JF & SON’s fanatical obsession with textiles informs the company’s approach to production and design. Working with hand-weavers throughout India, the company develops custom fabrics, which are sent to the vertically integrated JF & SON studio in New Delhi. In this creative environment, JF & SON authors a new design vernacular, combining elements of modernism with traditional methods of beading, embroidery, and printing. By partnering with artists and artisans from New York to India, JF & SON meets its ideals of fairness in labor, while reinforcing its commitment to community and collaboration everywhere.

Here is a link to their website and tumblr.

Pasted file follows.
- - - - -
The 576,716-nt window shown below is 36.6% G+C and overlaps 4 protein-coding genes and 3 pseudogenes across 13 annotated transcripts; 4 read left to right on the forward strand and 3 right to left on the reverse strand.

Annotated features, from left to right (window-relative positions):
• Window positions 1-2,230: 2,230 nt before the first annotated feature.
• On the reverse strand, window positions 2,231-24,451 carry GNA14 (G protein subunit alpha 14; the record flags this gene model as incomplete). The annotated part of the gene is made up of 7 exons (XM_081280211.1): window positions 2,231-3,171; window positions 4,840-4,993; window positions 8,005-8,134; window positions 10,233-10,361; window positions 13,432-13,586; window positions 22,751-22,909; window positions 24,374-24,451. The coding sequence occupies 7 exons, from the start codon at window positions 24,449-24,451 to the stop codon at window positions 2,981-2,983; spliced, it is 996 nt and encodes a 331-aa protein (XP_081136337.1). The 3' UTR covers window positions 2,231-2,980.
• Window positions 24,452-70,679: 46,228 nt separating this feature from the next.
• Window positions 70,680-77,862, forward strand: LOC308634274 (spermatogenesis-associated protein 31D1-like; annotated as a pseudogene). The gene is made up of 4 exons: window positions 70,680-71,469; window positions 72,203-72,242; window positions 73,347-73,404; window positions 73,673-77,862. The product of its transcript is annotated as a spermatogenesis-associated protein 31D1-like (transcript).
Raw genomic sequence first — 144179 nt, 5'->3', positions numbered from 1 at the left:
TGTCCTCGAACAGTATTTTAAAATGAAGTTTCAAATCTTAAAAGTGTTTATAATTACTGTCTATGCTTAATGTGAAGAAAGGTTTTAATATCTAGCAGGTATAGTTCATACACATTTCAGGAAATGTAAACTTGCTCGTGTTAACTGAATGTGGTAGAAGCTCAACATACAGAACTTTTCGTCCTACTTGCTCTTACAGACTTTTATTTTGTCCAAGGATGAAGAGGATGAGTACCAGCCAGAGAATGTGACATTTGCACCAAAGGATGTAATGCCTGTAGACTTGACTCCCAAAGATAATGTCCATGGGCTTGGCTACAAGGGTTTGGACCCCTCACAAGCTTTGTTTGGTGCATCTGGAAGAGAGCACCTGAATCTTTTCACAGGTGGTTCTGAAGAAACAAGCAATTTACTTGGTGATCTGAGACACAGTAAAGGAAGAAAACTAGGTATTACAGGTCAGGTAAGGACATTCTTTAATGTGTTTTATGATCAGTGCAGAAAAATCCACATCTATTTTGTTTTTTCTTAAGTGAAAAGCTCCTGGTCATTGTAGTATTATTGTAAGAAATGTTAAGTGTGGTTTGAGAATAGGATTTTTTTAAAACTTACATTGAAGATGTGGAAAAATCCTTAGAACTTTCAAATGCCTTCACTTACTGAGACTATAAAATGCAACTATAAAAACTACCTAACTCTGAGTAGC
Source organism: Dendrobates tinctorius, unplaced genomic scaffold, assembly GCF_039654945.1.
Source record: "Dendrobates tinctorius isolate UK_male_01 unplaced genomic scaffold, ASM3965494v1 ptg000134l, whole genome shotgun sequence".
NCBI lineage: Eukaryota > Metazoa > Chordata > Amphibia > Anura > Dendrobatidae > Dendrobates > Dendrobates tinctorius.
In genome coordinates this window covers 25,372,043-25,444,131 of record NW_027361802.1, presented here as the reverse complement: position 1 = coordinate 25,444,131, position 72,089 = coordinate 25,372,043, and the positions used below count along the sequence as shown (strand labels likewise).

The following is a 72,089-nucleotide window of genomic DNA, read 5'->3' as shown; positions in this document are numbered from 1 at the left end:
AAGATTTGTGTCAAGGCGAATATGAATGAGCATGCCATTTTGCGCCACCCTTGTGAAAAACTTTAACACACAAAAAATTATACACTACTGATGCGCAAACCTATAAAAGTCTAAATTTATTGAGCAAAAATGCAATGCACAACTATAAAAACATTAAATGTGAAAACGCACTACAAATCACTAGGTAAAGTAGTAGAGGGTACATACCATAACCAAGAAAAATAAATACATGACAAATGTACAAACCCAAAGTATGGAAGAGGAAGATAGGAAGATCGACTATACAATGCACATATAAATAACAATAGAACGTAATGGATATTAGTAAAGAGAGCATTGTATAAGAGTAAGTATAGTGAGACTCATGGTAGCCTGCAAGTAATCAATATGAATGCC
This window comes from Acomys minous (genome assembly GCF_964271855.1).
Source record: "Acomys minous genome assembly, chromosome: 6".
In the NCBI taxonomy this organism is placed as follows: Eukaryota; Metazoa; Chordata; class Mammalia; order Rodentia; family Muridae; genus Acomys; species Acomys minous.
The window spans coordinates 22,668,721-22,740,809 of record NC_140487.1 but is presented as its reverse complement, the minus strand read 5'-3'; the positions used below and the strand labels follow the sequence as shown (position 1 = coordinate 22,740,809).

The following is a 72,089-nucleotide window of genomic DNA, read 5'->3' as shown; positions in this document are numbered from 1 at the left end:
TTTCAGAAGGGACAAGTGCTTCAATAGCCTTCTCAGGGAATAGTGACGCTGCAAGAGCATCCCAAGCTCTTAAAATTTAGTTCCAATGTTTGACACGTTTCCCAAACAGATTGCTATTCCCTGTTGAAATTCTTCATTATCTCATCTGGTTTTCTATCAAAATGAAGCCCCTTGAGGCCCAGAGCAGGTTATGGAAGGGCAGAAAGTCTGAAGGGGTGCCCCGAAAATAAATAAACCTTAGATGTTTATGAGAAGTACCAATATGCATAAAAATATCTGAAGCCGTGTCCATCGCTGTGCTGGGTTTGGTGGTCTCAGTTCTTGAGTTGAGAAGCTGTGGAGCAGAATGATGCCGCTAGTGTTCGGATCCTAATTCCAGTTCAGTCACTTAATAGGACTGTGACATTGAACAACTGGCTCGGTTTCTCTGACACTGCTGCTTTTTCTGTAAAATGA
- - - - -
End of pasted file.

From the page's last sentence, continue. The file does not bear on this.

Tuesday, November 2, 2010

Visit to School 33/Temporary Nature of Ideas Exhibit

A few weeks ago, our class visited School 33 and Melissa Webb's interactive installation/exhibit, The Temporary Nature of Ideas.  Melissa met with us and told us a bit about her own background, education and art process, including her humble origins in our very own Fiber department at MICA! Following are a few pictures from our visit.

Wednesday, October 27, 2010

Encoded Cloth

Create a cloth that communicates something essential about you and/or your culture and/or about this particular time in history. You may use any technique you deem suitable for ‘encoding’ your cloth, including, but not limited to: printing, dyeing, sewing, embroidery and/or appliqué techniques.